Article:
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DEREK CHAUVIN

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The federal sentence is being served concurrently with his 22½-year state term for Floyd's murder. He will also serve five years of supervised release when he leaves custody in roughly 17 years.
As part of his federal plea agreement, Chauvin will serve his state and federal sentences at the same time in federal prison.
The former officer faces 20 to 25 years for violating George Floyd's civil rights
By entering the plea on Wednesday, now-former officer Thomas Lane avoided an upcoming trial on the more serious charge of aiding and abetting second-degree murder.
Chauvin pleaded guilty Dec. 15 to violating Floyd's civil rights. He will serve his federal sentence concurrently with his prison time from his state conviction in Floyd’s murder.
In the appeal filed in Minnesota Court of Appeals on Monday, his lawyers raised 14 separate issues, including Judge Peter Cahill's decision to deny Chauvin's request to move the trial out of Hennepin County, which includes Minneapolis, because of the intense pretrial publicity.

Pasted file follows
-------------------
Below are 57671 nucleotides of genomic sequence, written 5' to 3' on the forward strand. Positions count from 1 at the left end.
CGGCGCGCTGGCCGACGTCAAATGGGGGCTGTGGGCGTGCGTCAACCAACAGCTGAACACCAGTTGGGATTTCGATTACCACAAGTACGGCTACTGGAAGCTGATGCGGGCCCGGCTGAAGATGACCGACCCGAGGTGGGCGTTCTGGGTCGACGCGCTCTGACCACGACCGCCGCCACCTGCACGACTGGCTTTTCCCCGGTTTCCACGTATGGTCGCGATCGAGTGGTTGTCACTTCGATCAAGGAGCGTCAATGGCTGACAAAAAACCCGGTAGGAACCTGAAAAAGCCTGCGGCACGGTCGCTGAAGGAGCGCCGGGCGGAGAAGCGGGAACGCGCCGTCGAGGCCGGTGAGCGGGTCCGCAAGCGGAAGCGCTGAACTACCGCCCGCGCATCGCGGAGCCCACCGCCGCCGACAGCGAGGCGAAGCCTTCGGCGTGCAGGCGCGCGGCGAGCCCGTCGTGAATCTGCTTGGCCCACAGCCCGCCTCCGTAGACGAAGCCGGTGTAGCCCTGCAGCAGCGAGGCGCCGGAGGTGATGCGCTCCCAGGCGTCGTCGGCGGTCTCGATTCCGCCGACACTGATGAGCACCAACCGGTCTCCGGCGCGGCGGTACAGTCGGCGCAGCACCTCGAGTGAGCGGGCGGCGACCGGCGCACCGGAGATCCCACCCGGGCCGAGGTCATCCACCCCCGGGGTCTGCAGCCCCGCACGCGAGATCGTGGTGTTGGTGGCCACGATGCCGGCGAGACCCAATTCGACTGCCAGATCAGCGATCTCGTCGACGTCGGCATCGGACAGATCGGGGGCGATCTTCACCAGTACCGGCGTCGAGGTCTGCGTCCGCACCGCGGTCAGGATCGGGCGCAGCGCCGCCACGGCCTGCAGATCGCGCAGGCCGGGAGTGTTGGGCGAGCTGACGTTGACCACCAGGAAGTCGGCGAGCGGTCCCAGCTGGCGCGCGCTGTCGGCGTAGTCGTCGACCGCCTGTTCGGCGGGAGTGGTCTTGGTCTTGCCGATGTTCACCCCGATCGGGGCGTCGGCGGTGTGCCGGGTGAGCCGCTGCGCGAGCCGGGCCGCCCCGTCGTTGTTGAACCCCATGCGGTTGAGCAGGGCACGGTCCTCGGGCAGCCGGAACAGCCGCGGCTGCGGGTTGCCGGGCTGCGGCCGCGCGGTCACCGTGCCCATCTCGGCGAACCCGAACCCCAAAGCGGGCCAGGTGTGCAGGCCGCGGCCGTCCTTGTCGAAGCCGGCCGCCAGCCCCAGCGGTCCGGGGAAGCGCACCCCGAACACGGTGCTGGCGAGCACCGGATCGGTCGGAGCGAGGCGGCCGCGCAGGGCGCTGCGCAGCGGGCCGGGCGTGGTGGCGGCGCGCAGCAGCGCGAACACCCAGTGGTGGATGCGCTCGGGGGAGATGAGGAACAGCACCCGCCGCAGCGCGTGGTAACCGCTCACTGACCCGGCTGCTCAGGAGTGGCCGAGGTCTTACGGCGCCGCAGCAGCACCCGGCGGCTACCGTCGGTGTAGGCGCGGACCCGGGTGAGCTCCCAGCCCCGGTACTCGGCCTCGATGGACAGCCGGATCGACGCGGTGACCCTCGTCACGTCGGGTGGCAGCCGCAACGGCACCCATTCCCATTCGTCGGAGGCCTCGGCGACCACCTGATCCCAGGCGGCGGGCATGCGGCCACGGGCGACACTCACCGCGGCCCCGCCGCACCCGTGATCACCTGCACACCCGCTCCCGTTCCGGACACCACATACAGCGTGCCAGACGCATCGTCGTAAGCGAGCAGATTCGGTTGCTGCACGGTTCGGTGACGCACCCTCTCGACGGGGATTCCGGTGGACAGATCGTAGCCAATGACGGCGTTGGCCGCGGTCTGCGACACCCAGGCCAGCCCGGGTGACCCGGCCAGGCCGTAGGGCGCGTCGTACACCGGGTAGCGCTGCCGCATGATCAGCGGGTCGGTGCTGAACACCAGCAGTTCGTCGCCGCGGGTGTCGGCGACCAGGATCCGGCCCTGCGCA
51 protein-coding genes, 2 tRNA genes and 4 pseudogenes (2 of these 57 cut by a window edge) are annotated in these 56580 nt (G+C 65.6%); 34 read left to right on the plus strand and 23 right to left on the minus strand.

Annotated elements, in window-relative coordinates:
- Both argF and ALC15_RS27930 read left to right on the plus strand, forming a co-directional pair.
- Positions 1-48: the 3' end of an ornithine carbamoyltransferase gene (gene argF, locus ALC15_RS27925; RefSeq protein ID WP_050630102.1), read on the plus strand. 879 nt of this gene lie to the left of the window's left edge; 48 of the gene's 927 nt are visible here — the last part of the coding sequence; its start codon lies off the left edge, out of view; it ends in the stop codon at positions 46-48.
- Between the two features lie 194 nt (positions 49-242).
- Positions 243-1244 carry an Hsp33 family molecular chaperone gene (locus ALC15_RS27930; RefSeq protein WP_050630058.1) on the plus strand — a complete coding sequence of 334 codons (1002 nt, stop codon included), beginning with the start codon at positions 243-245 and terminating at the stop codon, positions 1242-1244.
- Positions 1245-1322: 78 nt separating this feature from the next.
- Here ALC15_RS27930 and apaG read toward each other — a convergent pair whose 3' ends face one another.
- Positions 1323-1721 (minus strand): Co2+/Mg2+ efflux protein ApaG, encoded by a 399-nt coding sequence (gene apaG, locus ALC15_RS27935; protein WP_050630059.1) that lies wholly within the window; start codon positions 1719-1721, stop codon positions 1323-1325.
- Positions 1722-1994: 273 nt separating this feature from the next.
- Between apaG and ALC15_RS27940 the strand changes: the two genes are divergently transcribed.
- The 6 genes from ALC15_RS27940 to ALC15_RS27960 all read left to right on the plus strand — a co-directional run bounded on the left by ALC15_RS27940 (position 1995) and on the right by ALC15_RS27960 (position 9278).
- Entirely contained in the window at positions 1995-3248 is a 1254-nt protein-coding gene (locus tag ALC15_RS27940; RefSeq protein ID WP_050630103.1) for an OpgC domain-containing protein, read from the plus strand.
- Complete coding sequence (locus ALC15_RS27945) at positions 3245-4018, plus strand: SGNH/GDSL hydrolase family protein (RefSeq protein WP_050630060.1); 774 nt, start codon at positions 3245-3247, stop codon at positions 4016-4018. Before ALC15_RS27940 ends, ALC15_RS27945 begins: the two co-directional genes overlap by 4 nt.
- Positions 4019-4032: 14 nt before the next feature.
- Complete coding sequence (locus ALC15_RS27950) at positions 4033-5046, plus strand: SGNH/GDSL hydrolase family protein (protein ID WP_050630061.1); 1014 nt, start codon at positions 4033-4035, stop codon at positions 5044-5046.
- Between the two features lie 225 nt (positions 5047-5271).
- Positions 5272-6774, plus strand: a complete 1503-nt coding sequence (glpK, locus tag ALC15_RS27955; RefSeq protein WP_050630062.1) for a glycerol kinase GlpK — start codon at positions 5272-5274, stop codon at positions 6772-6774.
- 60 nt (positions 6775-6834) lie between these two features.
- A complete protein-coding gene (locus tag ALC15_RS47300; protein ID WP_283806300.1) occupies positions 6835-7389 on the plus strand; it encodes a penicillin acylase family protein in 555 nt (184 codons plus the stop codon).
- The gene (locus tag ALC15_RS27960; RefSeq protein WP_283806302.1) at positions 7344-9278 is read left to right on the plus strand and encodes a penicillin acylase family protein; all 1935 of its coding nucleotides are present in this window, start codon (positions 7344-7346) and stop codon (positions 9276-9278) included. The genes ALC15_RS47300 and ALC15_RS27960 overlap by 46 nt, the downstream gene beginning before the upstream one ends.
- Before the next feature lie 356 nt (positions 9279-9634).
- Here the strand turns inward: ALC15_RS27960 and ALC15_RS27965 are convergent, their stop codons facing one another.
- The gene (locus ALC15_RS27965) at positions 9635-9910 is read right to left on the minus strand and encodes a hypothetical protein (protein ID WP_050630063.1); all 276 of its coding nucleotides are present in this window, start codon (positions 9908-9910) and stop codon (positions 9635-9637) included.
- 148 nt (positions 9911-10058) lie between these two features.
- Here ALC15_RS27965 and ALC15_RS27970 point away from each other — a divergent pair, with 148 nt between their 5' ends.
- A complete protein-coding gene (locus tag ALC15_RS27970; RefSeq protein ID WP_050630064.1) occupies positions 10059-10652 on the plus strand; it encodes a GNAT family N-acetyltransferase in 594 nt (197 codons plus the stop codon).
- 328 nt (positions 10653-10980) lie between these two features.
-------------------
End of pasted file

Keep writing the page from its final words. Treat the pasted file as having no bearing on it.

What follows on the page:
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J. Alexander Kueng said he tried to act as a conduit between Chauvin and then-officer Thomas Lane, who asked repeatedly whether George Floyd should be turned on his side. Kueng, though, admitted he never asked Chauvin to turn Floyd over himself but echoed Chauvin’s response to “just leave him.”
The three are charged with violating Floyd's civil rights during the arrest of the handcuffed Black man on a road outside a Minneapolis grocery store in May 2020, video of which sparked street protests against racism and police brutality around the world.
The U.S. District Court in Saint Paul announced the change-of-plea hearing on Monday, an indication Chauvin, 45, would change his plea to guilty.

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